I learned to take ownership of my disability, and I encouraged others to do the same. I want to dedicate my life to contributing to the hearing loss community on a daily basis. My hearing loss is part of my life, but it does not control my life. I learned to take ownership of my disability, and encouraged others to do the same.
In high school, I started a website to provide a means for children and young adults with hearing loss to get advice about social and academic issues via an anonymous and confidential email exchange. After a few inquiries from parents, I expanded this service to caregivers, who emailed my mother a range of questions about audiologists and educational services. The website was the support network that both my mother and I wished we'd had when I was young.
When I was a sophomore at Barnard College of Columbia University, my audiologist, Jane R. Madell, PhD, fitted me with Phonak Naída hearing aids, and the company asked me to be filmed in videos tracing my adjustment. These videos focused on my life and struggles as an adult with hearing loss. They influenced thousands of other adults and health care professionals, as well as the general public.
The videos went beyond YouTube (with more than 50,000 views) and are used at medical conferences and doctors' offices around the country. A family friend once saw my picture in a Phonak brochure at an audiologist's office in my hometown. Over seven years later, I'm still hearing about it.
In 2014, Dr. Madell asked me to appear in her documentary on hearing loss. I had the opportunity to share an even greater part of my story, including some of my struggles entering a downturned market workforce with the added pressure of having a disability. Dr. Madell has nearly five decades of experience treating pediatric hearing loss, and I attribute a large part of my success to her.
When I taped my story for the documentary, Dr. Madell instantly knew something was not right. As someone who watched me grow up, she knows my tone of voice and my demeanor almost too well. I once thought of becoming a lawyer as a direct result of my parents' early advocacy efforts. Through talking with her about my job, life and career aspirations, we both came to the conclusion I needed to make changes to feel fulfilled and happy.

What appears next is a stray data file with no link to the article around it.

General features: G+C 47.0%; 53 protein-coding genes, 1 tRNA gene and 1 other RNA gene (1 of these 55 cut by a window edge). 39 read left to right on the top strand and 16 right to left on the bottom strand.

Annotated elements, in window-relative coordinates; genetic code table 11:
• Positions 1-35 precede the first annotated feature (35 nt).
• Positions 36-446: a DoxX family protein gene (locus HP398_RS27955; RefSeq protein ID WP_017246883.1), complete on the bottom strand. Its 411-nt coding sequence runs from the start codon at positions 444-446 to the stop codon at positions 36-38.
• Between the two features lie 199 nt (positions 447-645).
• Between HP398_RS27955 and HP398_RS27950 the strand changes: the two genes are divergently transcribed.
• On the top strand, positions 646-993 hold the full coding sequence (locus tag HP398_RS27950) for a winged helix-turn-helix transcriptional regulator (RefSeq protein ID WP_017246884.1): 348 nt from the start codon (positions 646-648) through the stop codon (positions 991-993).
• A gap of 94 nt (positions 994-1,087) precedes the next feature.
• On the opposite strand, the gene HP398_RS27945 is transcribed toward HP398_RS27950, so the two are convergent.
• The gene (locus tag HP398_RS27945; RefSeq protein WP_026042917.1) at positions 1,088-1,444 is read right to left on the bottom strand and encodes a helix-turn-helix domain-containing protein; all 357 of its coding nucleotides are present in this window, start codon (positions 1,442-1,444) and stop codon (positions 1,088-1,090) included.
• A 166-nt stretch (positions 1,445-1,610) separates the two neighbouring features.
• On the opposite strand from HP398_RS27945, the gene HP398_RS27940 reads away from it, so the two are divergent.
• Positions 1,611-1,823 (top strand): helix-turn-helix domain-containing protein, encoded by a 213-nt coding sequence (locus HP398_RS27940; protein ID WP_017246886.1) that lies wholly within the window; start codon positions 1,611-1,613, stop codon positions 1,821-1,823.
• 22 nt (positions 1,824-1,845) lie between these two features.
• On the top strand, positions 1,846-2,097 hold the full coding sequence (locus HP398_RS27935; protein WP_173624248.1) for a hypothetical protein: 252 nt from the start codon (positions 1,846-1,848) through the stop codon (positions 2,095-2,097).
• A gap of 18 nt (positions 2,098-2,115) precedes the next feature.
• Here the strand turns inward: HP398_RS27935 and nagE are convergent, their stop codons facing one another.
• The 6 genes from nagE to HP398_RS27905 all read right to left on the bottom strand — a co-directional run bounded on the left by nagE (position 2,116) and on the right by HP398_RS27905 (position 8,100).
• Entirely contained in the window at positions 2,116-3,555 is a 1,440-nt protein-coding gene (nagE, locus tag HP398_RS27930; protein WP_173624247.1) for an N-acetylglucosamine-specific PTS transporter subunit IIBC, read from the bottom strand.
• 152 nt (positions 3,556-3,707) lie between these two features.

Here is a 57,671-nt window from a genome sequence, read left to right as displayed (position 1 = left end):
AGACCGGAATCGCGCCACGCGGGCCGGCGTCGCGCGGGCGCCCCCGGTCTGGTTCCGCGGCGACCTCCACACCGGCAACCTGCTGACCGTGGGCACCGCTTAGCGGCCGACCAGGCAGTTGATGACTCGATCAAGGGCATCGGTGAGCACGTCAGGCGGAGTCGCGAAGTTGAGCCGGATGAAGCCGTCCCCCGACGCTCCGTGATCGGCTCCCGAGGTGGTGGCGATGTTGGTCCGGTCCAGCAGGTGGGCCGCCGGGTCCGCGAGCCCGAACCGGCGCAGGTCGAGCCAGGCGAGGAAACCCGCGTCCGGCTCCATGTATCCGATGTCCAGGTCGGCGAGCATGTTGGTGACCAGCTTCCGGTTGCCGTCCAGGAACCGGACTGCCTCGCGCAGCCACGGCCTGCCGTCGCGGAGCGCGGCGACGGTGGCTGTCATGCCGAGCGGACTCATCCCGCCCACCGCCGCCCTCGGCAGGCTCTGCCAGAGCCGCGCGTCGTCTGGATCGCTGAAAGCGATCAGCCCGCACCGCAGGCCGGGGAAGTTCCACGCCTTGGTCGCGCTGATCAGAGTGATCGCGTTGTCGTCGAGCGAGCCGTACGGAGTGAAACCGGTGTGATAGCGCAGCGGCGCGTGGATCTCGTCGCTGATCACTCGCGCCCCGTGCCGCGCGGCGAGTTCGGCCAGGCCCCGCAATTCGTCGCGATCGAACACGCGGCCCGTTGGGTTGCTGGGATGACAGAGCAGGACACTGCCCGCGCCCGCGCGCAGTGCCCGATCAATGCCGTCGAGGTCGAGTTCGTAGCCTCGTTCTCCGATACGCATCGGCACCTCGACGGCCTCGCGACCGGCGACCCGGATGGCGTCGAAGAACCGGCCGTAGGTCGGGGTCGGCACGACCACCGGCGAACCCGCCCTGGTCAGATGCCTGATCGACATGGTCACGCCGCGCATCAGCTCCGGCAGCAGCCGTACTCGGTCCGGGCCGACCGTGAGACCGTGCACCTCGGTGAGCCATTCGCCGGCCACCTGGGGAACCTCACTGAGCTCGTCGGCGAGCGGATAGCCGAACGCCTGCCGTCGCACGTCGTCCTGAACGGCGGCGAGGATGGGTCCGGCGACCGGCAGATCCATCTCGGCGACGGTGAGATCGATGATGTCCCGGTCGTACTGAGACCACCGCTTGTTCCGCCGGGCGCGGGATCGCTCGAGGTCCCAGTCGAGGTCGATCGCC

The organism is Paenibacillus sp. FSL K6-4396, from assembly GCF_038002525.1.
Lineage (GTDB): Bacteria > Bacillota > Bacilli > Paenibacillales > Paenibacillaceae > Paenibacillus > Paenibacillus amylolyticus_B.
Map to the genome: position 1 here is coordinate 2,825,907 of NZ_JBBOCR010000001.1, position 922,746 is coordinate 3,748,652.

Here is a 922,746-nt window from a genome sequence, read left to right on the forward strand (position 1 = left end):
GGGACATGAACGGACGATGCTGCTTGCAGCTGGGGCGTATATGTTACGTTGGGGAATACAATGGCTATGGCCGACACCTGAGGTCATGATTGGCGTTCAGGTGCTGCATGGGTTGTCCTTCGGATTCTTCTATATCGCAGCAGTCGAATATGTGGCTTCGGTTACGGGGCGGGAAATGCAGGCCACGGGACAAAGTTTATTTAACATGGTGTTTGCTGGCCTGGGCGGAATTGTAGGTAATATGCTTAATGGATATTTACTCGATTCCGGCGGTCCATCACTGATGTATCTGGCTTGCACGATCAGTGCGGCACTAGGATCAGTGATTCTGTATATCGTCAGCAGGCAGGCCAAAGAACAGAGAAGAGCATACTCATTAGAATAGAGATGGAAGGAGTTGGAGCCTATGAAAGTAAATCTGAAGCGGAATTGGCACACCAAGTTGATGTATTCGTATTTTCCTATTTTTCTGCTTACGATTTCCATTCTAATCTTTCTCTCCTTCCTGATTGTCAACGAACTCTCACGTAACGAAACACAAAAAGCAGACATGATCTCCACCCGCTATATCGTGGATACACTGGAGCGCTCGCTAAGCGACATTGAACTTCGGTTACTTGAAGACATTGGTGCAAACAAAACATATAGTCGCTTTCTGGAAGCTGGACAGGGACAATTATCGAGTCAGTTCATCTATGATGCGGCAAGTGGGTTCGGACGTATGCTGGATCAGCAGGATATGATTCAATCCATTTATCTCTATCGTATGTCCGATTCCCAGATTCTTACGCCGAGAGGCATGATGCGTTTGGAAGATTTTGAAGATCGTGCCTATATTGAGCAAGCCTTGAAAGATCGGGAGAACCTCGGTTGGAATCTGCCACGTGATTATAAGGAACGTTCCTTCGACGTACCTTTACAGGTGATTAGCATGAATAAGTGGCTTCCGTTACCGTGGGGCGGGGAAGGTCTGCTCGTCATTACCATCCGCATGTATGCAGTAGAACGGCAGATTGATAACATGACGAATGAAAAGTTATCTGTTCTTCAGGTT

All my life was about ensuring I didn't miss a beat in class, that my three and a half years without spoken language didn't impact my understanding of the world around me. I always had a set goal of getting from A to B with the help of my family and constant language training. Suddenly, I was free to pursue a life and path of my choosing in an unaccommodating, unforgiving world. I was unprepared for that moment.
There was one common denominator that Dr. Madell and I uncovered: I am happiest when helping others. I realized I wanted to dedicate my life to contributing to the hearing loss community on a daily basis, rather than only through a few independent experiences.
I had spent a large part of my academic career studying disability as it pertains to labor, employment and reasonable accommodations in a variety of situations. One of the most disconcerting things I learned was the very policies that are supposed to help individuals with disabilities gain equal access have instead continued to put them at a disadvantage. I want to change that.
After Dr. Madell helped me define my life goals, I reached out to various hearing loss associations with a presence in New York City, where I live. As a member of Hearing Health Foundation's National Junior Board (now New York Council), it was natural that HHF was one of the first organizations I contacted.
I never imagined that the timing would be serendipitous. With my background in corporate marketing and public relations, I landed the communications and programs position. I have been in my role for a little over a year, and I am privileged to work with an amazing and dedicated staff and volunteers, both at HHF and other organizations, who are working to make all of our lives better.
On those occasions when I'm sick and tired of having hearing loss, I sing the refrain from a song by Chumbawamba's "Tubthumping" to myself: “I get knocked down, but I get up again. You're never going to keep me down.” It's simply the truth.
This article was originally published in the Spring 2016 issue of Hearing Health Magazine.